forgotten never learned is that before choosing (never mind legal arrangements), there has to be deliberation, and that deliberation has to be both deep and broad. A kind of civic education--or public diplomacy, if you like--has to take place and this cannot be simply the elites telling folks how to vote. A broader conversation regarding the purpose of the union has to precede the how of the thing. They once had a conversation like this--a couple of generations ago--then assumed that that conversation was enough, and the rest can be a matter of nice diplomatic (read secret) arrangements making sure that every country gets something rather specific out of it. Let’s put it this way: The EU politicians should have a decent respect to the opinions of their citizens that they should declare the purposes that would be fulfilled which impel them to the union. If they cannot do this over time, and be persuasive over time, the EU will remain nothing but this amazing confusion of accords, headed by an arrogant elite in Brussels. A constitution without purpose is not a constitution. There is no European constitution.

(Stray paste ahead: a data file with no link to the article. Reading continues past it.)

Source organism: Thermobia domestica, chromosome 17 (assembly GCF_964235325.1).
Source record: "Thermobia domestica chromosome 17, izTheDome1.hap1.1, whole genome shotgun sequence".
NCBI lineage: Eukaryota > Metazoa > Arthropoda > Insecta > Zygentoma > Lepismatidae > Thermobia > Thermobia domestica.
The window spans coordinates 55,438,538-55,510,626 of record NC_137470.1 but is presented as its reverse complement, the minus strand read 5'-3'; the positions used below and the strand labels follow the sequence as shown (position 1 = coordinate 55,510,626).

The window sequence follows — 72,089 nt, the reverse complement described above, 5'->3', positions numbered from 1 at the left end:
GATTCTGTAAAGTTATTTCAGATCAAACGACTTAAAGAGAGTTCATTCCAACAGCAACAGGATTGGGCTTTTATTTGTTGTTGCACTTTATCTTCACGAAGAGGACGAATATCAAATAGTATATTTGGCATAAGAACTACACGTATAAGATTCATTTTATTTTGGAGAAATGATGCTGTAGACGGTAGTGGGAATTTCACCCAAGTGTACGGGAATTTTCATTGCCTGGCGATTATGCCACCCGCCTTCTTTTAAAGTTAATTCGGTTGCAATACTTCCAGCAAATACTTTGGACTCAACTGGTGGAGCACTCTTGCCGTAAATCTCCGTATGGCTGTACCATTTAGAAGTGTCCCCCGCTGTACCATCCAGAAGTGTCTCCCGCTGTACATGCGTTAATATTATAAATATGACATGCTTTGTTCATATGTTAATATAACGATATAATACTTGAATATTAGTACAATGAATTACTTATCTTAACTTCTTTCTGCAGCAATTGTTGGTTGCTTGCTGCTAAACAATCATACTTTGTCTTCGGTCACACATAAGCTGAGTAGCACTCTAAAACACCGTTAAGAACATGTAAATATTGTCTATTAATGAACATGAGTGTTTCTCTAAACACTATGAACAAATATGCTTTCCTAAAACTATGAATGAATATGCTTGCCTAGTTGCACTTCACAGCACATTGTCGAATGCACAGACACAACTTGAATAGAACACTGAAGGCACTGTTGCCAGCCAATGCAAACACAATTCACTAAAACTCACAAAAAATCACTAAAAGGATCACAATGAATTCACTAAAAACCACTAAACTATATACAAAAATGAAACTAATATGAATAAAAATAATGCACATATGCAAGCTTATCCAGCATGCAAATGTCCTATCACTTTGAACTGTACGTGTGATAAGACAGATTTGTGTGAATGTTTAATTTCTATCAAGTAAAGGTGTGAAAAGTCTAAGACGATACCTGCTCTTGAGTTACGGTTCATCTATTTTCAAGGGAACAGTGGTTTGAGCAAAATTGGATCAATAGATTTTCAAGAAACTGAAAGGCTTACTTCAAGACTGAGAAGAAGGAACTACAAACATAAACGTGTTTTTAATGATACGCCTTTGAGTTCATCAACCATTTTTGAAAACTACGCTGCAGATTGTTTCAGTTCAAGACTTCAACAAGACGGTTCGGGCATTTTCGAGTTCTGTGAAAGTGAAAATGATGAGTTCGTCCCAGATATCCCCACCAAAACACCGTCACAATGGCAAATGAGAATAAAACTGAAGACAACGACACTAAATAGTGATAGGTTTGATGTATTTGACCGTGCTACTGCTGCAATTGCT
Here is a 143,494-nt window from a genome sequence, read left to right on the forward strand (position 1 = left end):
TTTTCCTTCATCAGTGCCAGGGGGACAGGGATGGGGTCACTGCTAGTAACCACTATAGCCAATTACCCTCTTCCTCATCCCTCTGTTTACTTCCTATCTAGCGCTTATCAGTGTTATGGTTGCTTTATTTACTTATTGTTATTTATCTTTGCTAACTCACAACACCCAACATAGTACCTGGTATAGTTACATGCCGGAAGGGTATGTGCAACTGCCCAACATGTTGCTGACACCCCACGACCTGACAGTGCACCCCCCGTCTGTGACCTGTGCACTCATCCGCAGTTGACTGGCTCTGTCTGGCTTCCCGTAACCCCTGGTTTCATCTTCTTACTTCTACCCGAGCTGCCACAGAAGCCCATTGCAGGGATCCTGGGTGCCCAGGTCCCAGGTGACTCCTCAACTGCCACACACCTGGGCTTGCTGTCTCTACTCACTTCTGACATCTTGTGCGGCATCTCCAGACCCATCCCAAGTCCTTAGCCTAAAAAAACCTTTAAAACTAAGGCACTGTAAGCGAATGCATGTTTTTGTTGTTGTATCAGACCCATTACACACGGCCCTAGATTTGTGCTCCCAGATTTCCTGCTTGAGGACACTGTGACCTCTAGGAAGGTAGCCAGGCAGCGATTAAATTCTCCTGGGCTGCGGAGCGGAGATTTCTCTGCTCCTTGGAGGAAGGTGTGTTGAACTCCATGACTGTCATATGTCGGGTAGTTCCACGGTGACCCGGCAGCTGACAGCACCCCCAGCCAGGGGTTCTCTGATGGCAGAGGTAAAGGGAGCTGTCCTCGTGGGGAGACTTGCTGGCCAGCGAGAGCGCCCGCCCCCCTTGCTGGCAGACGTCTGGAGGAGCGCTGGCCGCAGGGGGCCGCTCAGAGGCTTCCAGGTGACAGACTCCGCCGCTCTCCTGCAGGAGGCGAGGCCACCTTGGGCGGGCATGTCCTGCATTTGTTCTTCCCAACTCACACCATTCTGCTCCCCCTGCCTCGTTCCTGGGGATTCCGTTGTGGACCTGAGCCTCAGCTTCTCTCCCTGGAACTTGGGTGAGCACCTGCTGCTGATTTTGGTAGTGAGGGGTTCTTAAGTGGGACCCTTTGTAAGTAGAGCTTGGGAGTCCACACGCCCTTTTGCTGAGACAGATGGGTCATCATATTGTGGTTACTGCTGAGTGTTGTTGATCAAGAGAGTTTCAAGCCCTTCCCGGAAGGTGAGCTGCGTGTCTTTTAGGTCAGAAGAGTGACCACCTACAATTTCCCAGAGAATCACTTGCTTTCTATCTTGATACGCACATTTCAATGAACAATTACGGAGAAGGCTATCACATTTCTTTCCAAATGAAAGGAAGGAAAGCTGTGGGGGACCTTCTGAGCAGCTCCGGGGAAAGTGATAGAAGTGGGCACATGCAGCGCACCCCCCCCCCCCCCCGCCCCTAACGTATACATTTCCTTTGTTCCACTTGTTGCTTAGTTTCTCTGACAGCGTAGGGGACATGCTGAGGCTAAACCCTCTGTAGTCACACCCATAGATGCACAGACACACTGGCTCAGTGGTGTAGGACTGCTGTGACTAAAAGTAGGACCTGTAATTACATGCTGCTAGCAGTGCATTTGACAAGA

I start off nearly every morning thinking that John McCain has little chance of winning the election, for all of the conventional reasons summarized today by The Politico. But if Noemie Emery is right, the long-running split in the American electorate works against Obama nonetheless. We’ll see: I’m more inclined to think the perfect storm of problems facing the GOP are sufficient to overwhelm the advantages the party has enjoyed for the last several presidential election.